Talk to the Veterans Crisis Line now
U.S. flag
An official website of the United States government

VA Health Systems Research

Go to the VA ORD website
Go to the QUERI website

HSR&D Citation Abstract

Search | Search by Center | Search by Source | Keywords in Title

Post-9/11 veterans' heart disease knowledge, self-perceived risk, and prevention beliefs and behaviors.

Gaffey AE, Haskell SG, Brandt CA, Bastian LA, Meadows JL, Burg MM. Post-9/11 veterans' heart disease knowledge, self-perceived risk, and prevention beliefs and behaviors. Health psychology : official journal of the Division of Health Psychology, American Psychological Association. 2021 Nov 1; 40(11):737-746.

Dimensions for VA is a web-based tool available to VA staff that enables detailed searches of published research and research projects.

If you have VA-Intranet access, click here for more information

VA staff not currently on the VA network can access Dimensions by registering for an account using their VA email address.
   Search Dimensions for VA for this citation
* Don't have VA-internal network access or a VA email address? Try searching the free-to-the-public version of Dimensions


OBJECTIVE: Veterans, including the growing number of women veterans, have a greater risk of heart disease than nonveterans, and the incidence of heart disease is increasing among the most recent veterans who participated in post-9/11 military conflicts. Investigating heart disease-related knowledge, self-perceived risk, and prevention beliefs and behavior among these veterans, and identifying potential differences in knowledge, risk, beliefs and behavior between men and women, may guide prevention strategies. METHOD: Cross-sectional data from a nationwide survey of 1,141 (53% women) post-9/11 veterans were used to examine heart disease awareness and information-seeking, perceived risk and importance of heart disease risk factors, beliefs about traditional (e.g., weight, blood pressure) and nontraditional (e.g., stress, sleep) factors, and engagement in prevention behaviors. Differences between men and women were also tested, using t-tests, chi-square, and Fisher''s exact tests. RESULTS: Only one-third reported they felt very informed or sought information about heart disease, or that their providers had discussed heart disease with them. Although veterans generally believe that addressing traditional and nontraditional factors can reduce their risk of heart disease, far fewer endorsed the value of mental health treatment in prevention. Overall, women were slightly more knowledgeable about heart disease risk, and of behaviors that can lower this risk, but for both men and women, this knowledge did not translate to engaging in equivalent prevention behaviors. CONCLUSIONS: Post-9/11 veterans, and potentially their providers, may each benefit from improved education regarding their risk of heart disease. Veterans may also require better, more personalized approaches to prevention. (PsycInfo Database Record (c) 2021 APA, all rights reserved).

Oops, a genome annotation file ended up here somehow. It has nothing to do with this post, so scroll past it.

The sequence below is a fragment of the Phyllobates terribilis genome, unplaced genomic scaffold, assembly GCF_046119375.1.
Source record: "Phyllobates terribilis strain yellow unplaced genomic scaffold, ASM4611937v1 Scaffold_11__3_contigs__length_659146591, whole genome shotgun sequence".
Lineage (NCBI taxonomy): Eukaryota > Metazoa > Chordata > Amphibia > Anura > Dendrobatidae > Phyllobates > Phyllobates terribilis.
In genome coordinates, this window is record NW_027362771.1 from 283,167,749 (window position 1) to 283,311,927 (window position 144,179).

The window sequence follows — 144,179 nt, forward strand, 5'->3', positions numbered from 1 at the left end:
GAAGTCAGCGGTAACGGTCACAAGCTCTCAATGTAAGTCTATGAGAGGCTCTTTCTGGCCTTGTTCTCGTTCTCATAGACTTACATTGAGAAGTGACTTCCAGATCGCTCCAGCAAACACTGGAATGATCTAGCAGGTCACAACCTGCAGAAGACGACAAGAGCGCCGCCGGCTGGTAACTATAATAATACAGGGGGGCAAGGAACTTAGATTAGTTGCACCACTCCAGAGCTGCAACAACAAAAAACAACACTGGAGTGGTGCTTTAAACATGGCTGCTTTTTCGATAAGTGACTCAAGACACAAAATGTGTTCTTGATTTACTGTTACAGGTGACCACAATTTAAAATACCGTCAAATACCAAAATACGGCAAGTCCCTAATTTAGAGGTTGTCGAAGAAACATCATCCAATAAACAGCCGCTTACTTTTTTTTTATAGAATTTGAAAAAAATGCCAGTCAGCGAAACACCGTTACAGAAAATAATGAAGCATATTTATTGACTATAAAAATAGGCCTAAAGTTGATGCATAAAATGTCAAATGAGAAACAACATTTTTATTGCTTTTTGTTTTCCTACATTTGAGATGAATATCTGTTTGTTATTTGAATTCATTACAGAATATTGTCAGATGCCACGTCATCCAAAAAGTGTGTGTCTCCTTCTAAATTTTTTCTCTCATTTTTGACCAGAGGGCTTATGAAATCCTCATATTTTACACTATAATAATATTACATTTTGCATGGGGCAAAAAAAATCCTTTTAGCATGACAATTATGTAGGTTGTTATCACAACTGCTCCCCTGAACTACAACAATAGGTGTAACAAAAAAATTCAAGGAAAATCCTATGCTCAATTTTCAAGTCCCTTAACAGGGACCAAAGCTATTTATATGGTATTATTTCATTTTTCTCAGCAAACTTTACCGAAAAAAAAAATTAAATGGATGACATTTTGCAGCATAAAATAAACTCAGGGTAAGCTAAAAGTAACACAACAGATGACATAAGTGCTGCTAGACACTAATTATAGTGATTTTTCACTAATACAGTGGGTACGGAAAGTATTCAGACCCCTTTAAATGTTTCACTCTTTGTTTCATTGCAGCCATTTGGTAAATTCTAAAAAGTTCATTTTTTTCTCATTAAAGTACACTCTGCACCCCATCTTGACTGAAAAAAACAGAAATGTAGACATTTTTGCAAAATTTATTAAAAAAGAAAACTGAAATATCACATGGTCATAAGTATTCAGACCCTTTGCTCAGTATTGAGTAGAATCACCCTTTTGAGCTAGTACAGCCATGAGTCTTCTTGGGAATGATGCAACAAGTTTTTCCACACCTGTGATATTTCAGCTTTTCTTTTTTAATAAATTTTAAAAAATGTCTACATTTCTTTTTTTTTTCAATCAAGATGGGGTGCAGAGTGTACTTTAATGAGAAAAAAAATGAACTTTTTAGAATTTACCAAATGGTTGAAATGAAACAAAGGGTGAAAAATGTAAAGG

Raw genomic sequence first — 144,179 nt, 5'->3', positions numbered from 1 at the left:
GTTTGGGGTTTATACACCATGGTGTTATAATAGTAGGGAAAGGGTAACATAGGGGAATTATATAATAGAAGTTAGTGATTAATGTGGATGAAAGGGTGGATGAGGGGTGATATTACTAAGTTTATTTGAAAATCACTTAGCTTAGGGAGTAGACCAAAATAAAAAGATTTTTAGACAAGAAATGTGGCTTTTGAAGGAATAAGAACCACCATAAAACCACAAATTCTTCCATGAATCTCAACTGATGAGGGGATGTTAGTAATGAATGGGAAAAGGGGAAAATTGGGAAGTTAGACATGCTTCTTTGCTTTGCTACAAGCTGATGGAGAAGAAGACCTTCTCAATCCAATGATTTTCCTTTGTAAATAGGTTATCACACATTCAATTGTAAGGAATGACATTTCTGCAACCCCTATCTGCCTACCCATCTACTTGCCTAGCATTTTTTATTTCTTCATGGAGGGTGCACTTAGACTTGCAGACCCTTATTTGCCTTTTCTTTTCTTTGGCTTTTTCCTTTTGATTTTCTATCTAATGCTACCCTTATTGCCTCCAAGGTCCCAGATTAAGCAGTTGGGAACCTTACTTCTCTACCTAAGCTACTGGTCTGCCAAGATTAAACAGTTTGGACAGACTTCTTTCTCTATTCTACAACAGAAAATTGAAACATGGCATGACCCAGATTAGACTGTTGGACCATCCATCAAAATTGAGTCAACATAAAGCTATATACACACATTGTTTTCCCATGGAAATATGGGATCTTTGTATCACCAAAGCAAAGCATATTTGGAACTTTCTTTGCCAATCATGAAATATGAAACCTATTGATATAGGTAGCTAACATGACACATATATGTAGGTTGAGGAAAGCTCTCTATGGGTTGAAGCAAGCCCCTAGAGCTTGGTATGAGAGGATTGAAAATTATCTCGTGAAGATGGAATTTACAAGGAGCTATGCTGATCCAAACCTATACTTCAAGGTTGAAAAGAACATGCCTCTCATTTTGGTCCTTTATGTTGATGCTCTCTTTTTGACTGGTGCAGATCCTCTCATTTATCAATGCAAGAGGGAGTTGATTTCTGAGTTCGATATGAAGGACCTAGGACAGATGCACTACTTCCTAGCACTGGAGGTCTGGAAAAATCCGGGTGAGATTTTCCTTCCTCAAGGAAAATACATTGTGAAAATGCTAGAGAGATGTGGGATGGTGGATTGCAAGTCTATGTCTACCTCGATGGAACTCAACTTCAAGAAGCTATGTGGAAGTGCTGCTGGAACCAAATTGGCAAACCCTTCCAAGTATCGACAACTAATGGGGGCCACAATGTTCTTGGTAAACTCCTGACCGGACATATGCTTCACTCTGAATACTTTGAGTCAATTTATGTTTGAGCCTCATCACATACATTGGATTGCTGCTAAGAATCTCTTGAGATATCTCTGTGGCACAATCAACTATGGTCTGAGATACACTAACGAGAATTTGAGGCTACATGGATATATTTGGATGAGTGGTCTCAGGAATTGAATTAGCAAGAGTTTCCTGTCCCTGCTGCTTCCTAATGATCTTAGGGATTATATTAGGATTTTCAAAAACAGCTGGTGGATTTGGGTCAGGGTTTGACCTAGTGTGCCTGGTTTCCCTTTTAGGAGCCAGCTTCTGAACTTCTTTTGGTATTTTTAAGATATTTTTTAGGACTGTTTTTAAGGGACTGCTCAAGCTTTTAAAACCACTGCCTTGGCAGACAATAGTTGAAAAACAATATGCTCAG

Questions about the HSR website? Email the Web Team

Any health information on this website is strictly for informational purposes and is not intended as medical advice. It should not be used to diagnose or treat any condition.